Gabry lives a quiet life. As safe a life as is possible in a town trapped between a forest and the ocean, in a world teeming with the dead, who constantly hunger for those still living. She’s content on her side of the Barrier, happy to let her friends dream of the Dark City up the coast while she watches from the top of her lighthouse. But there are threats the Barrier cannot hold back. Threats like the secrets Gabry’s mother thought she left behind when she escaped from the Sisterhood and the Forest of Hands and Teeth. Like the cult of religious zealots who worship the dead. Like the stranger from the forest who seems to know Gabry. And suddenly, everything is changing. One reckless moment, and half of Gabry’s generation is dead, the other half imprisoned. Now Gabry only knows one thing: she must face the forest of her mother’s past in order to save herself and the one she loves.
Rating: 4.5 out of 5 boxes
Target Audience: Dystopian fans, readers who enjoy immersing themselves in another world
High point: The writing
Low point: The ending; I am, yet again, unsatisfied!
Reader maturity: 13+
The Forest of Hands and Teeth left me with a bit of sick feeling in my stomach due to the ending. With that in mind, I approached The Dead-Tossed Waves with a sense of trepidation and detachment, which made it hard to get involved in the story. Carrie Ryan is, however, an author-type genius, and she pulled me in anyway with her insane writing skills and crazy (zombie-crazy, not unbelievable-crazy) plotlines.
Gabry is a much easier character to relate to, at least for me, than Mary from The Forest of Hands and Teeth. She's a doer, not merely a wisher, like her mother, Mary. Other than that, it's hard to explain the complexity and depth of the story. I love how little bits and pieces of the bigger picture are starting to come together for the reader, even as the main character (Gabry, in this case) fumbles around looking for answers. I also love that there's so much about forgiveness and redemption in The Dead-Tossed Waves. I was almost as unhappy with the ending as I was with The Forest of Hands and Teeth (and I should know by now that Carrie Ryan does not a fairytale ending write), but the overall message was so much more freeing. It was also so much more sobering, about how a seemingly open society can be so paralyzed by fear that they bar all growth and the exchange of ideas, just as Mary's small, restrictive community did in The Forest of Hands and Teeth.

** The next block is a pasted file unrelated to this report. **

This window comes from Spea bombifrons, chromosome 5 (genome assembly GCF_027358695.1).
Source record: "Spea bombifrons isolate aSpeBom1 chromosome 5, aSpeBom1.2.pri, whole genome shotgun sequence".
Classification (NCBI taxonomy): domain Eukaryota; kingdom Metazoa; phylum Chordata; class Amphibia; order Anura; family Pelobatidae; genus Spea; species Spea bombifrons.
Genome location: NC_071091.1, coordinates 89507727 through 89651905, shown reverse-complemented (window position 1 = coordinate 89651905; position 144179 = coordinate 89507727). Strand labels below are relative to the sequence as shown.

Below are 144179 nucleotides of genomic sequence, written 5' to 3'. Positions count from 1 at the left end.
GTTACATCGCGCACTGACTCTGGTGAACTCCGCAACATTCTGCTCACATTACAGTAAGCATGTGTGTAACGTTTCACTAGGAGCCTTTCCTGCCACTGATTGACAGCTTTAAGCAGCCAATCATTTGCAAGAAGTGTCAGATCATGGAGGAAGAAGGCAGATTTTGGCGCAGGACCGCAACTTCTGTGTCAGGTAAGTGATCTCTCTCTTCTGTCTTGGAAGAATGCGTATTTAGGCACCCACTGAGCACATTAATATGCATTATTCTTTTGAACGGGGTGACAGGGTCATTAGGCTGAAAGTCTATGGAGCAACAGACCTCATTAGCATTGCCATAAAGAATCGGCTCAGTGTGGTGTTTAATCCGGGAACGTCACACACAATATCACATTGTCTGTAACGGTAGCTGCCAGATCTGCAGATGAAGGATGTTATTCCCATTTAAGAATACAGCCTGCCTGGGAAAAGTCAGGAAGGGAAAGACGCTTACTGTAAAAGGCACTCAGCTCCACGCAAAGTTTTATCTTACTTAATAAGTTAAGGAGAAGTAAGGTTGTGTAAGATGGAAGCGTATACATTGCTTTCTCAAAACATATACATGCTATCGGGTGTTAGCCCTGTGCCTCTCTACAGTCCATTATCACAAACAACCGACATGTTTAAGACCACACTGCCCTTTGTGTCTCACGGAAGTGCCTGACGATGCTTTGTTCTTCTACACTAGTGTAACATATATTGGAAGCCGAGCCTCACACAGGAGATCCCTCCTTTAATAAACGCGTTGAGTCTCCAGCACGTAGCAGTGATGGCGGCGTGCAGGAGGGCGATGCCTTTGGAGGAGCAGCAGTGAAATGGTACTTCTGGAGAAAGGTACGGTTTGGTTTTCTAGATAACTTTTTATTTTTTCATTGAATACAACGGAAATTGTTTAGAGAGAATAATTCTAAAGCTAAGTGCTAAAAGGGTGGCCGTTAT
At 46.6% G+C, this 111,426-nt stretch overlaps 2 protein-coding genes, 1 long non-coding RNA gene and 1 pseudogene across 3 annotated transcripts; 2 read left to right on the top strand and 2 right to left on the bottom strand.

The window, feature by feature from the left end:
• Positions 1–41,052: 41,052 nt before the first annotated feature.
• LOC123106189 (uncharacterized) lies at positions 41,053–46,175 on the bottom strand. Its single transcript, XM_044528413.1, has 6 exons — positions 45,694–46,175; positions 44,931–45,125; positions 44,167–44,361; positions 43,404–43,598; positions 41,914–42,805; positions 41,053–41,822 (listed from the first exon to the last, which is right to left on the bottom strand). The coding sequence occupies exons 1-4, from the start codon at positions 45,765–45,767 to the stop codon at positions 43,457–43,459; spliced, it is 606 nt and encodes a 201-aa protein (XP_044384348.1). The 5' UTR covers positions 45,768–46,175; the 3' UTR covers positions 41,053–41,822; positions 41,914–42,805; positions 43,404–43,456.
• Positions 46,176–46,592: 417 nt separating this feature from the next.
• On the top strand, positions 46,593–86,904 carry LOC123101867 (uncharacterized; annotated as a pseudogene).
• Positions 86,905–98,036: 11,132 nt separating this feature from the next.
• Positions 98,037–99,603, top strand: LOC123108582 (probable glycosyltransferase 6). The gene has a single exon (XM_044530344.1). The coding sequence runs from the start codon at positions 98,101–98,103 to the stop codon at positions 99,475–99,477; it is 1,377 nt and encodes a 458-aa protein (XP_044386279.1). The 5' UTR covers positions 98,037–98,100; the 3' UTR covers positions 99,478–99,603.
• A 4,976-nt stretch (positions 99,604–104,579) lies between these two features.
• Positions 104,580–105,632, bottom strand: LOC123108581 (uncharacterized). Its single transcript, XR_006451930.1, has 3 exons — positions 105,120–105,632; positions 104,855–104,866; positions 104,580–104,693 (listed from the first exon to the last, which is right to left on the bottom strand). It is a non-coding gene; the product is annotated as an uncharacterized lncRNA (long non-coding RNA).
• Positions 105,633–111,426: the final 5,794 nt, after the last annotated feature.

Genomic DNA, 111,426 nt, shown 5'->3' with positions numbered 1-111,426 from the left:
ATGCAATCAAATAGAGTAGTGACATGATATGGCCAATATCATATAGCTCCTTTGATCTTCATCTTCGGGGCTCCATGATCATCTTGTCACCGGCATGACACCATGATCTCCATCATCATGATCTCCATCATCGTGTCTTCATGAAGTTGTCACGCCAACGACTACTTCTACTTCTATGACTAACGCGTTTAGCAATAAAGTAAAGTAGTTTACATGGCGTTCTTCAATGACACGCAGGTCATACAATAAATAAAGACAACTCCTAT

The Dead-Tossed Waves is amazing and fully holds its own as a sequel/companion to The Forest of Hands and Teeth. It contains similar struggles and histories but also a small dash of hope that keeps Gabry and her friends going, even when they think they've breathed their last.
Title: The Dead-Tossed Waves
Author: Carrie Ryan
Genre: Teen Fiction, Horror & Suspense
Book Source: Purchased